The execution of the movies’ stories detracts from their presentations because it leaves out so much important content.  In the case of Cast a Dark Shadow, the story opens abruptly with Edward his latest victim, who happens to be an elderly woman named Monica (Mona Washbourne – My Fair Lady, Billy Liar, Stevie).  Viewers learn quickly that Monica is Victor’s latest wife.  The couple is on a ride through what is assumed to be a haunted house ride at a fair.  It has to be assumed at that immediate point that viewers are in fact seeing Edward and a victim since there is no real setup or back story here to identify them.  What’s more, taking into consideration the noted assumptions, viewers are also left to assume that Edward’s intent here was to scare Monica to the point of a fatal heart attack.  This is problematic for the story because again, audiences are forced to make so much assumption rather than just have it certified.  As things progress, it is revealed that Monica has named Edward in her will, leading him to, yes, dispose of her. It is here that the story becomes even problematic.  Monica’s lawyer reveals that Edward cannot get Monica’s money until certain circumstances arise.  That aside, Edward goes on to romance yet another woman while living in Monica’s house (his house now).  Enter Monica’s sister Charlotte Young (Kay Walsh – Oliver Twist, Stage Fright, The Horse’s Mouth) in rather unlikely fashion.  Charlotte sets out to uncover Edward’s crime.  Even here, things get somewhat contrived in the whole investigation and even Edward’s eventual confession.  That moment is one of the most confusing times simply because of how it is presented.  Between that moment and so many others throughout this 80-minute (one hour, 20-minute) movie, the story just suffers in its execution.  The dialogue proves problematic.  The abrupt opening, and the general execution right to the equally abrupt ending ultimately makes this movie’s story the lesser of the pair.

The story featured in Wanted for Murder is not without its own fault in terms of its execution.  As noted earlier, Victor is the story’s antagonist.  The only real back story that viewers get on him comes as he make a visit to a museum of infamous historical figures, one of which apparently is his father, who was an infamous hangman.  Here is the problem with this moment.  It is not pointed out directly that the man in question was Victor’s father.  Rather, viewers are left to figure that out for themselves.  This is problematic in that without the direct knowledge that the hangman was Victor’s father, Victor yelling at the mannequin just seems random.  Adding to the problems, the story never really explains how Victor’s father being a hangman led him to become a serial killer.  Again, there is no back story here to really explain away this aspect.  To that end, it makes Victor’s declarations late in the story that his father was the one committing the crimes just as random as his heinous acts.  Had the story’s writer(s) taken more time to explain Victor’s back story it would have made the story more gripping.  That is not to say that it is not gripping.  Though that one aspect really cannot be ignored, nor can the story’s equally random closing moments.  All things considered, the story featured in Wanted for Murder is better than that of Cast a Dark Shadow.  As a matter of fact, there is a certain Hitchcock style sense about the story.  That aside, it is still only slightly better than that featured in Cast a Dark Shadow.  Keeping all of this in mind, the execution of each story featured here detracts considerably from their presentations.  Luckily, this concern is not enough to completely doom the overall presentation.  The restoration of  the footage works with the stories to make them worth watching at least occasionally.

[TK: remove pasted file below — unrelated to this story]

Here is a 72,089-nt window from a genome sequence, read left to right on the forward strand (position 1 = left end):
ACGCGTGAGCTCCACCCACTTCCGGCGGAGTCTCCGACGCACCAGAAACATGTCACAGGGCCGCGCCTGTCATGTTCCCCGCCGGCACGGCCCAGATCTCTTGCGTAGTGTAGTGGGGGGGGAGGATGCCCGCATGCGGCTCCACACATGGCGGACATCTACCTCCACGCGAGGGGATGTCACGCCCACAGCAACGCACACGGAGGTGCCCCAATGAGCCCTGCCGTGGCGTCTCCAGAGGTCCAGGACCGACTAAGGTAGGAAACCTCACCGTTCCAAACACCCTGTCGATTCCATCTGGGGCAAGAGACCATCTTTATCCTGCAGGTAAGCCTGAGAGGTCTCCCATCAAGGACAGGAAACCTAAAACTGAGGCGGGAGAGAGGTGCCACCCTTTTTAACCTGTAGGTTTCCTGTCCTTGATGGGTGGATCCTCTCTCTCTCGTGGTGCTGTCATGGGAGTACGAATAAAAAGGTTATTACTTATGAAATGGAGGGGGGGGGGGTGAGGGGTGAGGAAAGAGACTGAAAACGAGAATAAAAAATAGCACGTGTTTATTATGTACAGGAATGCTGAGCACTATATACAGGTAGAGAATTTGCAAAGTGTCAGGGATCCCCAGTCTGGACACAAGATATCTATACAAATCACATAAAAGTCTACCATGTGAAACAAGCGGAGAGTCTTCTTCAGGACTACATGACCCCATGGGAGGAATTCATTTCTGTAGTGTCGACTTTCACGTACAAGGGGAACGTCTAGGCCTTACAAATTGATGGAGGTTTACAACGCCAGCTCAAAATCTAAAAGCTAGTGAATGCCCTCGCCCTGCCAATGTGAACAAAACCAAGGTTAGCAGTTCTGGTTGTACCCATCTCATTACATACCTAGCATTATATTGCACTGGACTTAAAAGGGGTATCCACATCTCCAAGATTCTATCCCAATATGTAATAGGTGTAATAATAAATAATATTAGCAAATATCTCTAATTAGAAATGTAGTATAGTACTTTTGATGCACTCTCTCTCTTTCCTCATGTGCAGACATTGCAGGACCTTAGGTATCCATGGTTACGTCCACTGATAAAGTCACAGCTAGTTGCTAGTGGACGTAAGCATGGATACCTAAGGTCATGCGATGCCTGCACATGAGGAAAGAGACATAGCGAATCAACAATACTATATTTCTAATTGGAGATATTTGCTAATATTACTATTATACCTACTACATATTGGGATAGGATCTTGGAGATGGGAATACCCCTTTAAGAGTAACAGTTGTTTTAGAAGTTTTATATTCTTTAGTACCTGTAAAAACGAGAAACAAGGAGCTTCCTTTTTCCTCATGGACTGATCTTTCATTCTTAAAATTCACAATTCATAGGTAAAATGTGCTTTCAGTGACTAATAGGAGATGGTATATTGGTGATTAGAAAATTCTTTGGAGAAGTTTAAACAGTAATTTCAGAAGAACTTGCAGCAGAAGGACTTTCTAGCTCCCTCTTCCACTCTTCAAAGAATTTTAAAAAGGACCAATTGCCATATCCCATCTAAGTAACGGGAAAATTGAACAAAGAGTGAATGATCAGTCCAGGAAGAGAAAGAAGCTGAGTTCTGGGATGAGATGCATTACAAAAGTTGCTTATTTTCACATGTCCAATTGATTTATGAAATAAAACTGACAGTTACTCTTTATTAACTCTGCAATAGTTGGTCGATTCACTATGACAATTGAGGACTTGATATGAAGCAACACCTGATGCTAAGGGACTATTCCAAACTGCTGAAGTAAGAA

The restoration work in CMG’s presentation of Cast a Dark Shadow and Wanted for Murder is worth noting because as old as the movies are, one would think the footage would not look and sound as good as it does.  Thankfully, painstaking efforts were clearly taken to bring the footage back to quality.  It paid off, too.  The sound of the static from the original soundtracks is there in each movie.  The grainy quality is there in the footage, too.  At the same time, it is clear that some re-mastering was done to clean up the footage to a point.  The result is a visual aspect that maintains the footage’s vintage look without that aspect being overpowering.  That and the clear audio collectively show the efforts to restore the footage fully paid off.  To that end, it will encourage viewers to remain engaged and entertained through both movies, even with the concerns raised through the execution of their stories.  All things considered, this noir double proves a work that most noir fans will find worth watching at least occasionally.